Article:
Double-blind procedure-
aims to eliminate the chance of bias during experiments by neither allowing those conducting the experiment, nor the subjects, to know who is/who isn’t in either the control or experimental group.
Experimental group-
group of subjects involved in a study that receive treatment in regard to the independent variable.

For example, in an experiment studying the benefits of a new vitamin on people, those receiving the vitamin would be in this group.
Independent variable-
variable that is manipulated to produce different or desired outcomes during an experiment. For example, the pain medication or the vitamin used in the above examples.
Naturalistic observation-
research method that requires the researcher to observe behavior as it would naturally occur outside of an experiment. The researcher must not intervene with the subject during observation. For example, studying the behavior of unaware first graders in the classroom from behind a one-way mirror
Operational definition-
description of the actions and operations that will be made in order to control or measure a variable.
Placebo effect-
experience of change in a subject that is contributed towards their expectations during the experiment despite having been given a false treatment. For example, an increased feeling of happiness in people suffering from depression that believed they were receiving a new anti-depressant drug, but were really receiving sugar pills, would illustrate this
Replication-
the replication and repetition of an earlier study to determine whether or not the results may be duplicated.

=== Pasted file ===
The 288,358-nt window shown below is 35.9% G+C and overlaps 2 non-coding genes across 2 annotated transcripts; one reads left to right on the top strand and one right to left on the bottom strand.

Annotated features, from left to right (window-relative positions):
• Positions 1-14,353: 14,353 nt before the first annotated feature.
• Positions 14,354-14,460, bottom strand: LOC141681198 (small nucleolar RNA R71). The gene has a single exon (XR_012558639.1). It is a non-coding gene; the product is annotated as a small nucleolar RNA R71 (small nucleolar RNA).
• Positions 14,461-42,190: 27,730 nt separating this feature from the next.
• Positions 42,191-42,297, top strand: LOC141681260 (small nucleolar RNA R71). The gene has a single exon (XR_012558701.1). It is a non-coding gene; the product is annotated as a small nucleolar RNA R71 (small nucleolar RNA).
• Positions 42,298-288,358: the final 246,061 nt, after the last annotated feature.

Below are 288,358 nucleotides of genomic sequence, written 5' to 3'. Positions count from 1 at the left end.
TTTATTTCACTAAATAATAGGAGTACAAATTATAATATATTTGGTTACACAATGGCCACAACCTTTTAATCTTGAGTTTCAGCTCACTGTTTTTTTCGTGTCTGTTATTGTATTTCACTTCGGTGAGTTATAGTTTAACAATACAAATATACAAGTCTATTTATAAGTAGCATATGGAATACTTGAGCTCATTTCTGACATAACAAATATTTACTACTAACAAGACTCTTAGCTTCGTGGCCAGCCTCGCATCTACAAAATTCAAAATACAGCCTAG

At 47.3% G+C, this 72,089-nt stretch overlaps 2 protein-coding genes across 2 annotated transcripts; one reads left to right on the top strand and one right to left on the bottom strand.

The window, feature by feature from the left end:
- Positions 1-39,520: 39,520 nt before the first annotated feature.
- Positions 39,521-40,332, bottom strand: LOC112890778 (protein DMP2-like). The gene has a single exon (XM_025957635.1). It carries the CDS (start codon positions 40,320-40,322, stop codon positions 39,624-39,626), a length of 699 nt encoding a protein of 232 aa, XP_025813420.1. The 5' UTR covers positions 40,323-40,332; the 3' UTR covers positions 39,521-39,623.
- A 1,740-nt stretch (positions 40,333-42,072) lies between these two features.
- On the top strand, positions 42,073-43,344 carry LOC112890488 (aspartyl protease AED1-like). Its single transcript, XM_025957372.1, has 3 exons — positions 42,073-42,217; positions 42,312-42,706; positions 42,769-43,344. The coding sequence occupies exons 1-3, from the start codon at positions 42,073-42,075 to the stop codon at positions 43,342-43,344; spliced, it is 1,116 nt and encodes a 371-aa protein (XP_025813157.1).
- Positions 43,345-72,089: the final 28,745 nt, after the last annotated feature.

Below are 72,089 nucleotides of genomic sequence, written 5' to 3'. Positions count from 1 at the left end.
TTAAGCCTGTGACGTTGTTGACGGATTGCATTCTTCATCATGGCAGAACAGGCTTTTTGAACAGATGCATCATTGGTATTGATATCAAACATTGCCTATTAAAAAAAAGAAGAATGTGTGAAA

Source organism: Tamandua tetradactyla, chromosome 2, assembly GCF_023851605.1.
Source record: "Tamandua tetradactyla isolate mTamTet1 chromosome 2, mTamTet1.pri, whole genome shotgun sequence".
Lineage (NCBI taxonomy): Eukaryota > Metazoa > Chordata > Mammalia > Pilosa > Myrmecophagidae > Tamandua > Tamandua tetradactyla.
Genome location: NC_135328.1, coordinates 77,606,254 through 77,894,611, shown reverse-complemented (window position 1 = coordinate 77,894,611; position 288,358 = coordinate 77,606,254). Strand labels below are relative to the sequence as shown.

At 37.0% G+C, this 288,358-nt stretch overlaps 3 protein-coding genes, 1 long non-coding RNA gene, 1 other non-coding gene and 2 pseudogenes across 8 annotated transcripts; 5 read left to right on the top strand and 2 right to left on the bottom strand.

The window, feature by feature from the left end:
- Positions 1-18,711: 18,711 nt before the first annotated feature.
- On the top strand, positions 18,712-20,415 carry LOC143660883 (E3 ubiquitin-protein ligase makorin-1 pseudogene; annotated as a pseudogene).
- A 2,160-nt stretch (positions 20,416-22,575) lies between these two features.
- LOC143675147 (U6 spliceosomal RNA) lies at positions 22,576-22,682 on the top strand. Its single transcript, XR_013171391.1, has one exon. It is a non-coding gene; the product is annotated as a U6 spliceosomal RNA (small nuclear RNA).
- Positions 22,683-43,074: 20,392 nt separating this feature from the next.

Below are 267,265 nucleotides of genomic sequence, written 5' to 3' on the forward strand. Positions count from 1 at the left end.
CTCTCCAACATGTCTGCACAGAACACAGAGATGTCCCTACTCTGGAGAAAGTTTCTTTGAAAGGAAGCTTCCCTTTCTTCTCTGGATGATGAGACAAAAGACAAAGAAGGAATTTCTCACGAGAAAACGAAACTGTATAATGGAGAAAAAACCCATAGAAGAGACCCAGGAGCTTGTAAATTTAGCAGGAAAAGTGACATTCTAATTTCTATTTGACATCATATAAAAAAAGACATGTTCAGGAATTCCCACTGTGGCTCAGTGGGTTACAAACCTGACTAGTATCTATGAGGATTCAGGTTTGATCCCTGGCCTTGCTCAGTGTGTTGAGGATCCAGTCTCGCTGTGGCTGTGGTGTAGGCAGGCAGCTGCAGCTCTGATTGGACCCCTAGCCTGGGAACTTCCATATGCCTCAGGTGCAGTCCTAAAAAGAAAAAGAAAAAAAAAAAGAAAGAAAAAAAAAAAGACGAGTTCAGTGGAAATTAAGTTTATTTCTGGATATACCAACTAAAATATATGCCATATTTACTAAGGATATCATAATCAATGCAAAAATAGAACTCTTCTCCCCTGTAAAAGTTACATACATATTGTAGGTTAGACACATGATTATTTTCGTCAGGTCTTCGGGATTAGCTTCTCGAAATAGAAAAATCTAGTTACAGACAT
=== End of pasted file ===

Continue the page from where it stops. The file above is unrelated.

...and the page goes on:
Sample-
in an empirical study, the collection of subjects selected for observation.
Statistics-
the interpretation, summarization, and organization of numerical data by use of mathematics.
Autonomic nervous system (ANS)-
Controls involuntary body functions such as those of the heart and intestines.

also controls blood flow and regulates digestion
Cerebral cortex-
The outer layer of the brain which controls thought processes, planning, emotion, and perception.
Corpus callosum-
A thick band of nerve fibers that connects the right and left hemispheres of the brain and allows them to communicate.
Endorphins-
Chemicals that are naturally produced by the brain and relieve pain and improve mood.
Forebrain-
The forward-most area of the brain that controls one’s highest intellectual functions such as motor movement, memory, and thought processes.
Hormones-
Chemical messengers secreted by the endochrine system that travel in the bloodstream to other parts of the body.

carry information and commands to the body’s cells and regulate various functions such as digestion and growth.
Hypothalamus-
Area of the brain that controls the endocrine system and pituitary gland as well as other bodily functions like eating, sleeping, body temperature, and sexual behavior.
Neurons-
Nervous system and brain cells that carry impulses between other cells and control body functions and behavior.